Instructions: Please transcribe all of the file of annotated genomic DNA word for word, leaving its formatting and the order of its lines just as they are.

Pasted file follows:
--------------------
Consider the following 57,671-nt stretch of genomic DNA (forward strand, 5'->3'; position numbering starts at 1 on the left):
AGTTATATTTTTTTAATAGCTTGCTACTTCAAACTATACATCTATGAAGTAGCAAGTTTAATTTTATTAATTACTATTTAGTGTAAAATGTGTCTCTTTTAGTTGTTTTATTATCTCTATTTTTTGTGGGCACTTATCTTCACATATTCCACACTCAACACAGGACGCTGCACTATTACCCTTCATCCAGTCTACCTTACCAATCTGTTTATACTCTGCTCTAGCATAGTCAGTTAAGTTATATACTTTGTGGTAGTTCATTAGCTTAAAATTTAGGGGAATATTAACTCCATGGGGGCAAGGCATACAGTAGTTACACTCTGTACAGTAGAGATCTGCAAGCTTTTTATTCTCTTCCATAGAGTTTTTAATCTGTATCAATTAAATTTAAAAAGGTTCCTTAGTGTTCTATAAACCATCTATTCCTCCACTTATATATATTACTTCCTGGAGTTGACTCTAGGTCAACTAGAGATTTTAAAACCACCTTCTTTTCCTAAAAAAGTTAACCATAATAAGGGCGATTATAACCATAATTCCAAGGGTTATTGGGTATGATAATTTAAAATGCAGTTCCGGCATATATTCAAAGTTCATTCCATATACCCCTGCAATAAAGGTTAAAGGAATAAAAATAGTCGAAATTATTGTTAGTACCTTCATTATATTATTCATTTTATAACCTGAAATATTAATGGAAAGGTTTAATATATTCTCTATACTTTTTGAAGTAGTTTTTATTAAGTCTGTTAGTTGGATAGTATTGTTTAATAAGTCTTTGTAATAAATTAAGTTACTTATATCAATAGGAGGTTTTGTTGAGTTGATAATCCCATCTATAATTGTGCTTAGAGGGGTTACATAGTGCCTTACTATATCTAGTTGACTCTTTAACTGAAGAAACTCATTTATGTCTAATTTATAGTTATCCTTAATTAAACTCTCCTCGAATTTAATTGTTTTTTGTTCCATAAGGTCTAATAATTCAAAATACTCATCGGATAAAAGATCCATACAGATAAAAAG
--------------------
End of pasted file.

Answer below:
Consider the following 57,671-nt stretch of genomic DNA (forward strand, 5'->3'; position numbering starts at 1 on the left):
AGTTATATTTTTTTAATAGCTTGCTACTTCAAACTATACATCTATGAAGTAGCAAGTTTAATTTTATTAATTACTATTTAGTGTAAAATGTGTCTCTTTTAGTTGTTTTATTATCTCTATTTTTTGTGGGCACTTATCTTCACATATTCCACACTCAACACAGGACGCTGCACTATTACCCTTCATCCAGTCTACCTTACCAATCTGTTTATACTCTGCTCTAGCATAGTCAGTTAAGTTATATACTTTGTGGTAGTTCATTAGCTTAAAATTTAGGGGAATATTAACTCCATGGGGGCAAGGCATACAGTAGTTACACTCTGTACAGTAGAGATCTGCAAGCTTTTTATTCTCTTCCATAGAGTTTTTAATCTGTATCAATTAAATTTAAAAAGGTTCCTTAGTGTTCTATAAACCATCTATTCCTCCACTTATATATATTACTTCCTGGAGTTGACTCTAGGTCAACTAGAGATTTTAAAACCACCTTCTTTTCCTAAAAAAGTTAACCATAATAAGGGCGATTATAACCATAATTCCAAGGGTTATTGGGTATGATAATTTAAAATGCAGTTCCGGCATATATTCAAAGTTCATTCCATATACCCCTGCAATAAAGGTTAAAGGAATAAAAATAGTCGAAATTATTGTTAGTACCTTCATTATATTATTCATTTTATAACCTGAAATATTAATGGAAAGGTTTAATATATTCTCTATACTTTTTGAAGTAGTTTTTATTAAGTCTGTTAGTTGGATAGTATTGTTTAATAAGTCTTTGTAATAAATTAAGTTACTTATATCAATAGGAGGTTTTGTTGAGTTGATAATCCCATCTATAATTGTGCTTAGAGGGGTTACATAGTGCCTTACTATATCTAGTTGACTCTTTAACTGAAGAAACTCATTTATGTCTAATTTATAGTTATCCTTAATTAAACTCTCCTCGAATTTAATTGTTTTTTGTTCCATAAGGTCTAATAATTCAAAATACTCATCGGATAAAAGATCCATACAGATAAAAAG